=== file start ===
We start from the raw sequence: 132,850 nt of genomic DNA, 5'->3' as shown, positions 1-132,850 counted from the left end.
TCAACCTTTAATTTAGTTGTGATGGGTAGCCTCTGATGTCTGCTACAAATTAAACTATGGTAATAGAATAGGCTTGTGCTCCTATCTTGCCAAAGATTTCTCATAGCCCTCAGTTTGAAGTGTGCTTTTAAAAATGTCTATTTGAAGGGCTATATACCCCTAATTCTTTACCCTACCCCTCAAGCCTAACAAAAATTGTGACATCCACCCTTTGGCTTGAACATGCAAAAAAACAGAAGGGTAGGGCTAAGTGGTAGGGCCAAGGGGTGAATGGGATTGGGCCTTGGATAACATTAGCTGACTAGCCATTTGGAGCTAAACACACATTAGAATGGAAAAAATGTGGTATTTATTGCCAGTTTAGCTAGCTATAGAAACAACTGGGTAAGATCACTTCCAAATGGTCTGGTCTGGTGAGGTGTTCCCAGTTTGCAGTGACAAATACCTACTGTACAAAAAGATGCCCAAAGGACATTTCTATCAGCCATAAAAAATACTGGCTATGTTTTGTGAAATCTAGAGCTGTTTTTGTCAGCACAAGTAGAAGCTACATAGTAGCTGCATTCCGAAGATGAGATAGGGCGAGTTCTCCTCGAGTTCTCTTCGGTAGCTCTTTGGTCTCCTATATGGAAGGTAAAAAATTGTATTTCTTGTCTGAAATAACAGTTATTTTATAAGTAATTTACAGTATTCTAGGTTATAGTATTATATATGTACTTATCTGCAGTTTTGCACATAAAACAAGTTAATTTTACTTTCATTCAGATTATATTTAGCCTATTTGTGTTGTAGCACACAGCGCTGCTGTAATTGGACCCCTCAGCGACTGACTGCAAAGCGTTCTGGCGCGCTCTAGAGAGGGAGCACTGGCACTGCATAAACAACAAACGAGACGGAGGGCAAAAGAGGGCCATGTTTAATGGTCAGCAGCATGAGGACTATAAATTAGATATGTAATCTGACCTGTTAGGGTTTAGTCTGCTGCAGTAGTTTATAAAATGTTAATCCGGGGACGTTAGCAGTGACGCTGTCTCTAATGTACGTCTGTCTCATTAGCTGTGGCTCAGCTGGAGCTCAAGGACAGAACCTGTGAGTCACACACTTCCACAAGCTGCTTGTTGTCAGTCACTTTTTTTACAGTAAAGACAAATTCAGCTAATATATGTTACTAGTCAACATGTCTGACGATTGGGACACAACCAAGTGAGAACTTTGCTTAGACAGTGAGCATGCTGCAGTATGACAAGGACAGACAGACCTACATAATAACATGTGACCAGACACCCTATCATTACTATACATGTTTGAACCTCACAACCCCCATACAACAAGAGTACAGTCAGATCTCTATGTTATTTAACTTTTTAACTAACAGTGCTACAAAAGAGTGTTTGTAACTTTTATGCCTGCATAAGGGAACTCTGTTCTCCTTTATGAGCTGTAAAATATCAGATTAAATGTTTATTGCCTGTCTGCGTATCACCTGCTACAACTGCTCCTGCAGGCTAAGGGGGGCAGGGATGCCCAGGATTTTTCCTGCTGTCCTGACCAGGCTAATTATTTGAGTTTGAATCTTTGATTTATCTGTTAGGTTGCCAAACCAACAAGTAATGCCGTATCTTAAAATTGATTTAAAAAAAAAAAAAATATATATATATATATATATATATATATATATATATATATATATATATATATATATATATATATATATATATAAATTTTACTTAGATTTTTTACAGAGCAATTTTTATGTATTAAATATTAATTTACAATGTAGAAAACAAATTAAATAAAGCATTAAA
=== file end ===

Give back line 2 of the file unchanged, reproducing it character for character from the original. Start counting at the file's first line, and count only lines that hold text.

TCAACCTTTAATTTAGTTGTGATGGGTAGCCTCTGATGTCTGCTACAAATTAAACTATGGTAATAGAATAGGCTTGTGCTCCTATCTTGCCAAAGATTTCTCATAGCCCTCAGTTTGAAGTGTGCTTTTAAAAATGTCTATTTGAAGGGCTATATACCCCTAATTCTTTACCCTACCCCTCAAGCCTAACAAAAATTGTGACATCCACCCTTTGGCTTGAACATGCAAAAAAACAGAAGGGTAGGGCTAAGTGGTAGGGCCAAGGGGTGAATGGGATTGGGCCTTGGATAACATTAGCTGACTAGCCATTTGGAGCTAAACACACATTAGAATGGAAAAAATGTGGTATTTATTGCCAGTTTAGCTAGCTATAGAAACAACTGGGTAAGATCACTTCCAAATGGTCTGGTCTGGTGAGGTGTTCCCAGTTTGCAGTGACAAATACCTACTGTACAAAAAGATGCCCAAAGGACATTTCTATCAGCCATAAAAAATACTGGCTATGTTTTGTGAAATCTAGAGCTGTTTTTGTCAGCACAAGTAGAAGCTACATAGTAGCTGCATTCCGAAGATGAGATAGGGCGAGTTCTCCTCGAGTTCTCTTCGGTAGCTCTTTGGTCTCCTATATGGAAGGTAAAAAATTGTATTTCTTGTCTGAAATAACAGTTATTTTATAAGTAATTTACAGTATTCTAGGTTATAGTATTATATATGTACTTATCTGCAGTTTTGCACATAAAACAAGTTAATTTTACTTTCATTCAGATTATATTTAGCCTATTTGTGTTGTAGCACACAGCGCTGCTGTAATTGGACCCCTCAGCGACTGACTGCAAAGCGTTCTGGCGCGCTCTAGAGAGGGAGCACTGGCACTGCATAAACAACAAACGAGACGGAGGGCAAAAGAGGGCCATGTTTAATGGTCAGCAGCATGAGGACTATAAATTAGATATGTAATCTGACCTGTTAGGGTTTAGTCTGCTGCAGTAGTTTATAAAATGTTAATCCGGGGACGTTAGCAGTGACGCTGTCTCTAATGTACGTCTGTCTCATTAGCTGTGGCTCAGCTGGAGCTCAAGGACAGAACCTGTGAGTCACACACTTCCACAAGCTGCTTGTTGTCAGTCACTTTTTTTACAGTAAAGACAAATTCAGCTAATATATGTTACTAGTCAACATGTCTGACGATTGGGACACAACCAAGTGAGAACTTTGCTTAGACAGTGAGCATGCTGCAGTATGACAAGGACAGACAGACCTACATAATAACATGTGACCAGACACCCTATCATTACTATACATGTTTGAACCTCACAACCCCCATACAACAAGAGTACAGTCAGATCTCTATGTTATTTAACTTTTTAACTAACAGTGCTACAAAAGAGTGTTTGTAACTTTTATGCCTGCATAAGGGAACTCTGTTCTCCTTTATGAGCTGTAAAATATCAGATTAAATGTTTATTGCCTGTCTGCGTATCACCTGCTACAACTGCTCCTGCAGGCTAAGGGGGGCAGGGATGCCCAGGATTTTTCCTGCTGTCCTGACCAGGCTAATTATTTGAGTTTGAATCTTTGATTTATCTGTTAGGTTGCCAAACCAACAAGTAATGCCGTATCTTAAAATTGATTTAAAAAAAAAAAAAATATATATATATATATATATATATATATATATATATATATATATATATATATATATATATATATATATATATAAATTTTACTTAGATTTTTTACAGAGCAATTTTTATGTATTAAATATTAATTTACAATGTAGAAAACAAATTAAATAAAGCATTAAA